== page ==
Billy C. Covington, Ph.D.
Associate Vice President for Research and Federal Relations
The primary commitment of the Office of the Associate Vice President for Research (AVPR) and Federal Relations is to support and promote the research and scholarship needs of the faculty and staff while promoting shared responsibility, compliance and scholarly integrity. Toward that end, the AVPR assists faculty members in their research endeavors, encourages interdisciplinary activities across campus and provides matching funds to support new programs and initiatives. In addition, this office provides administrative support for research activities through the Office of Sponsored Programs, the Office of Research Compliance and the Office of Electronic Research Administration. Six multidisciplinary centers and institutes also report to the AVPR.
A new page (http://www.nsf.gov/bfa/dias/policy/postshutdown.jsp) has been developed directly off the main NSF website that includes both the Important Notice as well as supplemental guidance that addresses grant and cooperative agreement related policy and systems issues. This page will be of interest to your membership and we would appreciate your sharing this link as soon as possible. This page will continue to be updated as new information becomes available.
Policy-related questions regarding the shutdown may be addressed to firstname.lastname@example.org.
Interim Guidance on Resumption of NIH Extramural Activities
Guidance on Resumption of NIH Extramural Activities Following the Recent Lapse in Appropriations
Update on the NIH RPPR Phase II Pilot Training Webinar for Demonstration Partnership Members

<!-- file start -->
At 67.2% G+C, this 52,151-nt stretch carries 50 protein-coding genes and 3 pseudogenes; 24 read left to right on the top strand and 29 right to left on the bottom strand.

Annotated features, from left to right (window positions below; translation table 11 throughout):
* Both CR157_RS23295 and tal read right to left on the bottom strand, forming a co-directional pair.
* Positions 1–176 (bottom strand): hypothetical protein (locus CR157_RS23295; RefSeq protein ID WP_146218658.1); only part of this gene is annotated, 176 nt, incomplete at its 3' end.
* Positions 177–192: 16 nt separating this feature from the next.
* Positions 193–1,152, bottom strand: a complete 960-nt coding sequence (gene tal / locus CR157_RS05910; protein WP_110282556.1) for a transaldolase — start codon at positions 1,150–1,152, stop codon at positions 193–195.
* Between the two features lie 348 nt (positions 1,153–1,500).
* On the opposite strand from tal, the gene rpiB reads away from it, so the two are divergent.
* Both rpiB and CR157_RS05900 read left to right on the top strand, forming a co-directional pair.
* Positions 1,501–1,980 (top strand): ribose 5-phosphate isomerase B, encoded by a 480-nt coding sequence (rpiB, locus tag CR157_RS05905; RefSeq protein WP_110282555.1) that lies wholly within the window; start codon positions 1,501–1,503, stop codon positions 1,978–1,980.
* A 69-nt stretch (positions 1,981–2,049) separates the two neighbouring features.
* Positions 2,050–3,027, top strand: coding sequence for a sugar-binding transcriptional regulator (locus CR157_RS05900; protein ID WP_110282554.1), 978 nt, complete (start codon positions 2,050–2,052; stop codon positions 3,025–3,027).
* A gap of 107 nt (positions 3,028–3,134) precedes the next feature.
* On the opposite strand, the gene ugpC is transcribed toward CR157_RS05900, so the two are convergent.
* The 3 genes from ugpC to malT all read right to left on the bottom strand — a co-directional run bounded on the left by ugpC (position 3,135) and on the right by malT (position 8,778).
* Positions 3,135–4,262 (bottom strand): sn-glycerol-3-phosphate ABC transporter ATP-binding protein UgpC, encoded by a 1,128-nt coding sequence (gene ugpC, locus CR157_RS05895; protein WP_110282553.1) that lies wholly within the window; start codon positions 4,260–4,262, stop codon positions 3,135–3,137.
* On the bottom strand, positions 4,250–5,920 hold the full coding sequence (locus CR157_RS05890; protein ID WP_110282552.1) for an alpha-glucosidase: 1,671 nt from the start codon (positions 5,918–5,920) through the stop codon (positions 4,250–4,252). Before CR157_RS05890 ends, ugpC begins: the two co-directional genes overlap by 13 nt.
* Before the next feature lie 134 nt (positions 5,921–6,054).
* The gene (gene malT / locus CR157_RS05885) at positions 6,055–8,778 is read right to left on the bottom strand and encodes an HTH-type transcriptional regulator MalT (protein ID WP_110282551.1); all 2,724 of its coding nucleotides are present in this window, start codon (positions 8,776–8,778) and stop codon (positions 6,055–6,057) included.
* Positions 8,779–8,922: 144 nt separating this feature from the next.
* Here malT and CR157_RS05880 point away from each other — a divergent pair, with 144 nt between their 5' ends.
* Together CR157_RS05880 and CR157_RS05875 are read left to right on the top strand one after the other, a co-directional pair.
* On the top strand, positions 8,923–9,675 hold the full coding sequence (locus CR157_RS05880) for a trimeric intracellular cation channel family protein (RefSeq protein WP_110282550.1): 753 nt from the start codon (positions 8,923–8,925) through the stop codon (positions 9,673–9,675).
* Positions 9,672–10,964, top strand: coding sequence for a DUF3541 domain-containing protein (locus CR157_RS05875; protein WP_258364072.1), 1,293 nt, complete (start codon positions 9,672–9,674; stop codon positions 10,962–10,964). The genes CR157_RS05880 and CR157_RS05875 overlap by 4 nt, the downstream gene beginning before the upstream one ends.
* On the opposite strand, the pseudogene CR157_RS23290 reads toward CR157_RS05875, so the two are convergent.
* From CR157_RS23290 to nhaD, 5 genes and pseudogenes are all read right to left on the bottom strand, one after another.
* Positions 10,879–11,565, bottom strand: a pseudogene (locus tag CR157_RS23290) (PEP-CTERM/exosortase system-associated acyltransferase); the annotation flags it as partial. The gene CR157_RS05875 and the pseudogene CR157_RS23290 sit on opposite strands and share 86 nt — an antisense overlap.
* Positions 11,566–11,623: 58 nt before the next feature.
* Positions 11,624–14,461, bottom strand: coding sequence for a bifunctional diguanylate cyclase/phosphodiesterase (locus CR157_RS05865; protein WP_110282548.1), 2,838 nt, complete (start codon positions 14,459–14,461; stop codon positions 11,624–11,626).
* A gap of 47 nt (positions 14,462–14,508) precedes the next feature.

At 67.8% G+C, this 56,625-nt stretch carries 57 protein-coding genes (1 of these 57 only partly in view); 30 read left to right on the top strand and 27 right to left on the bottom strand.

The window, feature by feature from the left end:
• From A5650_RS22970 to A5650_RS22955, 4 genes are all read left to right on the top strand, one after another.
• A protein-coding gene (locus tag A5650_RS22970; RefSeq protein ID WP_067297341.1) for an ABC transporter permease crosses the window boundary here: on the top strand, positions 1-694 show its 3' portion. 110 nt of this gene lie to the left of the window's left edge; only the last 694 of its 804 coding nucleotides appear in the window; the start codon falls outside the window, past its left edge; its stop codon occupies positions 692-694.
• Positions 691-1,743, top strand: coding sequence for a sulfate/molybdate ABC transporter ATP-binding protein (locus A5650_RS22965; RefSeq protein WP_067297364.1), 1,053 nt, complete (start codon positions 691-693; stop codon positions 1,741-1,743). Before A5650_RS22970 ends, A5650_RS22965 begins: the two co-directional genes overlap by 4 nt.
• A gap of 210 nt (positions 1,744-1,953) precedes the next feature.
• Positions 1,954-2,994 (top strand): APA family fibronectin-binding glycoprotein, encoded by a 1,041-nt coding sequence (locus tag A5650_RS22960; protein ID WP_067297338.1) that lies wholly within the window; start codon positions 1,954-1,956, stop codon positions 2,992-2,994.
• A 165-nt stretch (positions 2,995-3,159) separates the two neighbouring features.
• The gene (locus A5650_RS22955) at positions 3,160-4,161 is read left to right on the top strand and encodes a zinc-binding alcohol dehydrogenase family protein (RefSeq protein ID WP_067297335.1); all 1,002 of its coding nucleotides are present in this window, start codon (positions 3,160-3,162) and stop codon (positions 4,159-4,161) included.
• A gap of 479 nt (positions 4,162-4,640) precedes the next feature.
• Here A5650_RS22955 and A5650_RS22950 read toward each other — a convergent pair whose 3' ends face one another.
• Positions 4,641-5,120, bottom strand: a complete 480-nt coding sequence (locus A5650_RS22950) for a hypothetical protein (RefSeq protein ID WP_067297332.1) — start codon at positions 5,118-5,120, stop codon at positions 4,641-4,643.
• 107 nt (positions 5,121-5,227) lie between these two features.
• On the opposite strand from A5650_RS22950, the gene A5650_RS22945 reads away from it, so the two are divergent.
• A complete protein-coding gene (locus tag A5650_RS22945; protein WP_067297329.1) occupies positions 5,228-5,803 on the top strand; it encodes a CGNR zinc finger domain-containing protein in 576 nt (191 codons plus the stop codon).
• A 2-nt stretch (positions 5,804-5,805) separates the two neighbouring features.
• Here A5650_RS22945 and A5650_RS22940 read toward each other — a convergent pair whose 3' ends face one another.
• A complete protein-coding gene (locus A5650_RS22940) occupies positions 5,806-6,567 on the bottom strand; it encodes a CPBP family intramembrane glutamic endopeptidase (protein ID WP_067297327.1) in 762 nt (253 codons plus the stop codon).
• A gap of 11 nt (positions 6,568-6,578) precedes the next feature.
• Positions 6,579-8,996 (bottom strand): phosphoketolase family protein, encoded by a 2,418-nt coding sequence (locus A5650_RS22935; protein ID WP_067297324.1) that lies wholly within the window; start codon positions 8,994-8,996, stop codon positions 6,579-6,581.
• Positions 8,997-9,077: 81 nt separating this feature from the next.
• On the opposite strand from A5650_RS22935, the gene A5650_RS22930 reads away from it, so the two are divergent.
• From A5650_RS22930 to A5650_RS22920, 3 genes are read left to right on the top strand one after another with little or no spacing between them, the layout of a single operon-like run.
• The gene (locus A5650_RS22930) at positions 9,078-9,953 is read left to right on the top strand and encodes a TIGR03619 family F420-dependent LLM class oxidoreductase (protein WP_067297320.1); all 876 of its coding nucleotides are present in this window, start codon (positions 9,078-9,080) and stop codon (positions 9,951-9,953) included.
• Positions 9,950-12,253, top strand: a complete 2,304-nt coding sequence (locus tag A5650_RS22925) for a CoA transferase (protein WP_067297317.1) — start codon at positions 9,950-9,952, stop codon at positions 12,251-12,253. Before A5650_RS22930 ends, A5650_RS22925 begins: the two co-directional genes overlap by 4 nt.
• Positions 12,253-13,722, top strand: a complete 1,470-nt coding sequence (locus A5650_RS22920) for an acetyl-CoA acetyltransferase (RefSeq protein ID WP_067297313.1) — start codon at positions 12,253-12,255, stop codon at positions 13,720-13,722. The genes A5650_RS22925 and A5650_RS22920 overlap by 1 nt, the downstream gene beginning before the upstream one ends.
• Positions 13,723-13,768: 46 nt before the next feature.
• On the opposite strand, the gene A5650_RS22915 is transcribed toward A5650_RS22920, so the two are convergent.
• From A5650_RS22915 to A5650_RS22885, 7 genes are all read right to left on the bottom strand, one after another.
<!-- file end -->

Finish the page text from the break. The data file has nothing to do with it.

This is a brief communication to update the biomedical research community of the current status of extramural operations at NIH. The NIH continues to be shut down for all non-excepted activities. This means that the vast majority of NIH staff that oversee program, review, and grants management are furloughed, NIH grants and contract submissions are not being processed, reviews are not occurring, and no awards are being made. As described in NOT-OD-13-126, the Payment Management Systems remains operational and funds for most grants awarded before the shutdown can continue to be drawn down.
As the shutdown drags on, the challenge of reestablishing normal operations quickly is growing. Once the shutdown is over, NIH will need time to set new dates for grant and contract submissions, review meetings, conferences, and other activities that were scheduled to happen during and immediately following the period of the shutdown. It will take us a few days after this is over to communicate our plans, so please bear with us.
You can find the current guidance posted at grants.nih.gov. Once we reopen, additional information will be posted and published in the NIH Guide as quickly as we can make it available.
All of us at NIH hope the current situation is resolved soon, but we don’t know when that will be.
We appreciate your patience as we go through this difficult experience together.
• Updated Agency Contingency Plans for Lapse in FY14 Appropriations
• Legislative Activities of Interest This Week